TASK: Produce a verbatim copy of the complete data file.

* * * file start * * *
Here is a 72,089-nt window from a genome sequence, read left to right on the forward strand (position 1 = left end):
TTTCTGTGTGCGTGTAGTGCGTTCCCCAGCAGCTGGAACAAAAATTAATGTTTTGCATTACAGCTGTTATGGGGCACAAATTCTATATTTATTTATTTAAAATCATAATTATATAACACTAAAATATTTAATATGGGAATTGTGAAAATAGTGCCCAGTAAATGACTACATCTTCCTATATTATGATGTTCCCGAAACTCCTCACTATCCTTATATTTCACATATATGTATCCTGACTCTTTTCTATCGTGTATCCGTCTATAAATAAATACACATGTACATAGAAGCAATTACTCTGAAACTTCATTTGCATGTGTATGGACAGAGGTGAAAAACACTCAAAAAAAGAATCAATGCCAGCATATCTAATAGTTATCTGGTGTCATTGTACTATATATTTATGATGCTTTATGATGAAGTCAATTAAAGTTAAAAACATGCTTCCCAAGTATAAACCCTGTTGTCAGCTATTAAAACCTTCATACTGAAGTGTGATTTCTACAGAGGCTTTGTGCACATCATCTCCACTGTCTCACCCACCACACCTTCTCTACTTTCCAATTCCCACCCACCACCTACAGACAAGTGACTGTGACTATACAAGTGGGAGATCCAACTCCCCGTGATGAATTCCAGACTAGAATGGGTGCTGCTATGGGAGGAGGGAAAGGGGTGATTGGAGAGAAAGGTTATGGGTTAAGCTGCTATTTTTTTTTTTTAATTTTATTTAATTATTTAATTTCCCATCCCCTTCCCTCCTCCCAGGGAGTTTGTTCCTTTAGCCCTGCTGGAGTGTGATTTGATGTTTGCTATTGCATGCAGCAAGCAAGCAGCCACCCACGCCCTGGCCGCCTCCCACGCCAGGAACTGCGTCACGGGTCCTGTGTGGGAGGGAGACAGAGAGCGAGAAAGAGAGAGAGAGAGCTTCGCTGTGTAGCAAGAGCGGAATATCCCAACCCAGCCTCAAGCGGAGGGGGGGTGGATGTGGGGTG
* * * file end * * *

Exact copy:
Here is a 72,089-nt window from a genome sequence, read left to right on the forward strand (position 1 = left end):
TTTCTGTGTGCGTGTAGTGCGTTCCCCAGCAGCTGGAACAAAAATTAATGTTTTGCATTACAGCTGTTATGGGGCACAAATTCTATATTTATTTATTTAAAATCATAATTATATAACACTAAAATATTTAATATGGGAATTGTGAAAATAGTGCCCAGTAAATGACTACATCTTCCTATATTATGATGTTCCCGAAACTCCTCACTATCCTTATATTTCACATATATGTATCCTGACTCTTTTCTATCGTGTATCCGTCTATAAATAAATACACATGTACATAGAAGCAATTACTCTGAAACTTCATTTGCATGTGTATGGACAGAGGTGAAAAACACTCAAAAAAAGAATCAATGCCAGCATATCTAATAGTTATCTGGTGTCATTGTACTATATATTTATGATGCTTTATGATGAAGTCAATTAAAGTTAAAAACATGCTTCCCAAGTATAAACCCTGTTGTCAGCTATTAAAACCTTCATACTGAAGTGTGATTTCTACAGAGGCTTTGTGCACATCATCTCCACTGTCTCACCCACCACACCTTCTCTACTTTCCAATTCCCACCCACCACCTACAGACAAGTGACTGTGACTATACAAGTGGGAGATCCAACTCCCCGTGATGAATTCCAGACTAGAATGGGTGCTGCTATGGGAGGAGGGAAAGGGGTGATTGGAGAGAAAGGTTATGGGTTAAGCTGCTATTTTTTTTTTTTAATTTTATTTAATTATTTAATTTCCCATCCCCTTCCCTCCTCCCAGGGAGTTTGTTCCTTTAGCCCTGCTGGAGTGTGATTTGATGTTTGCTATTGCATGCAGCAAGCAAGCAGCCACCCACGCCCTGGCCGCCTCCCACGCCAGGAACTGCGTCACGGGTCCTGTGTGGGAGGGAGACAGAGAGCGAGAAAGAGAGAGAGAGAGCTTCGCTGTGTAGCAAGAGCGGAATATCCCAACCCAGCCTCAAGCGGAGGGGGGGTGGATGTGGGGTG